“No, that’s not it at all,” I said, probably too quickly.

Zoe raised her eyebrows. “Well, I would be if I was you.”

I reached into my pocket. I’d brought a receipt for the saddle but now I couldn’t find it. I checked my other pocket. Nothing. I must have left it in the golf cart. Flustered, I looked at Étienne. “Is there something I need to sign to take the saddle?”

“No.” He offered me the saddle, a slight grin forming on his lips. “It’s yours. All paid for.”

He handed me the saddle and I turned to go. “Have a good circuit,” Zoe said.

I made the mistake of looking back at her. I should have just kept going.

“And be careful you don’t get your little heart broken.” Her voice was singsong sweet, but then it fell a few octaves as she warned, “This isn’t Vermont. You are so in over your head.”

I put the saddle in the golf cart probably too hastily for a six thousand dollar custom saddle. I drove too fast back over to the Pearces’, bumping and lurching over the divots in the sand. Why did I let Zoe get under my skin? What the hell was wrong with me when it came to that girl? I told myself to put her out of my mind. I knew just what I was doing. I had a plan that was solid. If I had stayed home while Chris was here with Mary Beth, well, then I would have been worried. But I was here and there was no way MB was taking him away from me.

On a whim, I decided to go by Jamie’s barn and see Mike. I just hoped Jamie wasn’t around. It was the end of the day so chances were she’d gone home. She had never been one for logging long hours if it wasn’t necessary.

I found Mike sitting on a tack trunk having a beer.

“Hannah!” he bellowed as he saw me drive up.

I got out and gave him a big hug. He smelled like sweat and a little bit like B.O. Of course he did—he had worked hard all day. He was wearing a white tank-top and jean shorts that fell below his knees.

“Wanna beer?” he asked.

“No, thanks,” I told him.

He shifted over on the tack trunk to make room for me.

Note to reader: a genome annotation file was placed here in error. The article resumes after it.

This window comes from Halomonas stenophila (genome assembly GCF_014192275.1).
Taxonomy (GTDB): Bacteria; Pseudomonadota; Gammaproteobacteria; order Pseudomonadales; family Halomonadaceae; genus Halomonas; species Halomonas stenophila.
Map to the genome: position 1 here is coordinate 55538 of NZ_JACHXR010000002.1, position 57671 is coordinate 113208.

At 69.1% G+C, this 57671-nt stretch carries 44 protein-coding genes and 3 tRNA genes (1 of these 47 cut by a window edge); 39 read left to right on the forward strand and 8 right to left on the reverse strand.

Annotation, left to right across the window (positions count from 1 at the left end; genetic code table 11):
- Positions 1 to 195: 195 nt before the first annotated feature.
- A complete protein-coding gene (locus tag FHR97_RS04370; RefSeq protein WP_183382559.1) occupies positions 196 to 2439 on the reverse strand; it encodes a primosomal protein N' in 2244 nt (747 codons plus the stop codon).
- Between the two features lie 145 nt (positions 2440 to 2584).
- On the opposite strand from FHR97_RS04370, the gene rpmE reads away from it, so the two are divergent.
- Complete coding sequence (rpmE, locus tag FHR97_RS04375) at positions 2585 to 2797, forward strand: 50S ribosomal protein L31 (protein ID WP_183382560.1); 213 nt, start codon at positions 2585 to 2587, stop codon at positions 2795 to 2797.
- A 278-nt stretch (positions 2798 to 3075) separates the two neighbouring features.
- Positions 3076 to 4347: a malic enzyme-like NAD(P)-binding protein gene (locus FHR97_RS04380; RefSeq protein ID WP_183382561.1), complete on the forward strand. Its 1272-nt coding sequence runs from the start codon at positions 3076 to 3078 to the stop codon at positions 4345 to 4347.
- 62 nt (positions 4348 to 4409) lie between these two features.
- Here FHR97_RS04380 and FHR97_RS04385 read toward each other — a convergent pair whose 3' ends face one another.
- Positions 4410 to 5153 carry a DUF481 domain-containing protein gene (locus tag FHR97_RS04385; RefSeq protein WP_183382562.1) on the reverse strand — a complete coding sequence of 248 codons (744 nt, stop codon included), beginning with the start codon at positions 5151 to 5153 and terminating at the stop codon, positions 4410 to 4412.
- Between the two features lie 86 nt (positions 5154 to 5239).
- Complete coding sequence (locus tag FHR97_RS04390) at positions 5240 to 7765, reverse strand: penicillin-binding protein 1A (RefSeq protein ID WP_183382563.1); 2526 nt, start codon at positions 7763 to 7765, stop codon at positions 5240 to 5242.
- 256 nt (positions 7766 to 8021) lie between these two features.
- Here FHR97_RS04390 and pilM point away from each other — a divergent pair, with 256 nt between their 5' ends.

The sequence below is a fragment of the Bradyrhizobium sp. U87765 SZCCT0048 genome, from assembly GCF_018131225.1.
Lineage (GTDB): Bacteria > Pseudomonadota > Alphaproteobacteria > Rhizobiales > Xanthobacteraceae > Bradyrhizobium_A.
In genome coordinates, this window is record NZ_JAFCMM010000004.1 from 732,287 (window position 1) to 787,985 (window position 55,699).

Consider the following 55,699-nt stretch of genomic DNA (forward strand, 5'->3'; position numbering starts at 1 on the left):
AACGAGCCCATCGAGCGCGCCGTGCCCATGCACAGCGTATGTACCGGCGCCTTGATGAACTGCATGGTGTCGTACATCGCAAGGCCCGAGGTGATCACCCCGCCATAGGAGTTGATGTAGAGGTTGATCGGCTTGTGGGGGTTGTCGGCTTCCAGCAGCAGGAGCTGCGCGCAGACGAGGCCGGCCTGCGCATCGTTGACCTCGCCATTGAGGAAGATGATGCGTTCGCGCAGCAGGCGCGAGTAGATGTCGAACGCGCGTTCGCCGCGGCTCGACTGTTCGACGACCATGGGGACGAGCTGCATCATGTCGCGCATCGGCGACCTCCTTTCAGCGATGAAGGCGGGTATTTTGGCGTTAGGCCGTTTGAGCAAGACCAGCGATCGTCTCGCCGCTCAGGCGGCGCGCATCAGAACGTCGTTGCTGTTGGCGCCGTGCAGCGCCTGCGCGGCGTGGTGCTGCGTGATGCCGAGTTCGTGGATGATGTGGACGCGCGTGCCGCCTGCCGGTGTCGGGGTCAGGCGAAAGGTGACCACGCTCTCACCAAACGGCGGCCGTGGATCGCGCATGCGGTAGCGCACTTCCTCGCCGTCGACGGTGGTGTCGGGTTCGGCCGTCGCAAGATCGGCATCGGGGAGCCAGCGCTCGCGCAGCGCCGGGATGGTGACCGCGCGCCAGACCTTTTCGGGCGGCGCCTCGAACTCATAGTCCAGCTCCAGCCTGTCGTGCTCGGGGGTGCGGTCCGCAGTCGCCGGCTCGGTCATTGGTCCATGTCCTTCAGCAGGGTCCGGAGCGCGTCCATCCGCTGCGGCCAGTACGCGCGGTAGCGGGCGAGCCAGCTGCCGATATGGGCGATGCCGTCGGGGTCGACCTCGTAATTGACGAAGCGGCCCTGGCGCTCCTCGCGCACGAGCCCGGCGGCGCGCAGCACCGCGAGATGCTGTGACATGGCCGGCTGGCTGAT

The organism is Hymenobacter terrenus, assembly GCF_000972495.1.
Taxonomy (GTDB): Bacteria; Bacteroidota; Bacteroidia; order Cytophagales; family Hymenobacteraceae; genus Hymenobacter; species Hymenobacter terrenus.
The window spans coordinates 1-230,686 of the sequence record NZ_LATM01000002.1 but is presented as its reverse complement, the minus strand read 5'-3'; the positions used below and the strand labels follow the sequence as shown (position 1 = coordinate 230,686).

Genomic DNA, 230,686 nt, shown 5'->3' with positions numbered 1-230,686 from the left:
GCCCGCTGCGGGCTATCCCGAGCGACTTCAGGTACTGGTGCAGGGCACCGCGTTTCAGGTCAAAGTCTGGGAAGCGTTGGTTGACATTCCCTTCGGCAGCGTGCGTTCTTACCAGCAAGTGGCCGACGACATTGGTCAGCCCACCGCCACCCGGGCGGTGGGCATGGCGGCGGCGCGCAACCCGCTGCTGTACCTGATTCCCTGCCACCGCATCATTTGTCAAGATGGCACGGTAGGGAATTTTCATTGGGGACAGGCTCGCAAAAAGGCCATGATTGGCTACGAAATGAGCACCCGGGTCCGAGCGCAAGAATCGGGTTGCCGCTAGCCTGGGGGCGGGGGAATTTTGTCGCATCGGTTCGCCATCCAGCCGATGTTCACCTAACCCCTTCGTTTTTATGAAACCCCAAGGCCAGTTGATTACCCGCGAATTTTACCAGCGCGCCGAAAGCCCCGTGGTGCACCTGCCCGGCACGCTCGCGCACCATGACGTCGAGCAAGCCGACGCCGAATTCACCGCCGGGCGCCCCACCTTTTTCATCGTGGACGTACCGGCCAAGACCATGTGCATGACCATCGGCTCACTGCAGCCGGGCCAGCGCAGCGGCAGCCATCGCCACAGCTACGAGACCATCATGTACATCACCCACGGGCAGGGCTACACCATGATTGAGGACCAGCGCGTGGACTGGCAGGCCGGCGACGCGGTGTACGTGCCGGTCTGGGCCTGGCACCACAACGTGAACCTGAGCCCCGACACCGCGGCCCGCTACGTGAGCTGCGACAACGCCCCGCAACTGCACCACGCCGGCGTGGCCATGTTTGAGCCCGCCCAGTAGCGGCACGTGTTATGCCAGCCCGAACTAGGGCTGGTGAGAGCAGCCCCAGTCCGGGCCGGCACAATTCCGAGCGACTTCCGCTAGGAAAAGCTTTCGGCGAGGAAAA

“Is Jamie here?”

“Are you kidding? It’s after four.”

I sat down next to him.

“How’s the job?” he asked.

I shrugged. “Good so far but Dakota’s not here yet. It’s just been me and Linda and the horses.”

“Nice horses, huh?”

“All for a thirteen-year-old.” I shook my head. In the horse world we were all privileged. Well, all of us riders. But within the ranks of us, there were clear levels. Those who had no horse of their own and were working students were nearly extinct. Those of us who had only one horse lined the bottom of the barrel. Then there were the riders with two or three good horses. They were the upper middle class of the show circuit. Lastly, there were the über-rich like Dakota who had upwards of five horses, private trainers, their own barns and grooms. They were the children of rock stars, software moguls, CEOs of country-wide chain stores. It was probably ridiculous that I was bemoaning Dakota’s wealth to Mike, who had no assets besides his Harley.

“Linda seems really nice,” I said, trying to change the subject. “Thanks again for getting me the job.”

“I didn’t get it for you, and don’t thank me till you’ve been there a little longer and Dakota’s been showing.”

“She’s a handful, huh?”

Mike elbowed me. “Nothing you can’t handle.”

“You have a lot of faith in me,” I told him. I thought about telling him that he seemed like one of the only people here who believed in me. Dale thought I was going to do nothing but harm Chris’s career; Zoe said I was in over my head and would lose Chris to MB. My dad was humoring me but he probably thought—or at least hoped—that Chris and I would break up, I’d run out of money, and go running back to college.

“I’ve seen you handle some hard things,” Mike said. “Most riders dropped at a horse show who’d never picked out a stall wouldn’t buckle down and learn how to take care of a horse.”

“You’re forgetting when I made Logan colic, or the time he got loose and ran around the show grounds.”

“Good times.” Mike chuckled and took a swig of his beer. “Good times.”

“I never told anyone this but the first time I got on Logan, that first day, I didn’t tighten my girth enough and when I went to get on my whole saddle swung around under his belly.”

Mike and I broke out in peals of laughter. It was a pretty funny image and now I could truly laugh about it. “Luckily only a few people saw me and no one that I knew or cared about.”

Mike had a deep, almost phlegmy laugh. His eyes were watering. It was probably even funnier if you were a groom and spent your life dealing with rich girls who didn’t know the first thing about horse care.

“I also couldn’t put on a running martingale. I knew it belonged on Logan somehow but I saw it in my trunk and it looked like some kind of Rubix-Cube-slash-spider-web.”

BOOK: Winter Circuit (The Show Circuit -- Book 2)
7.86Mb size Format: txt, pdf, ePub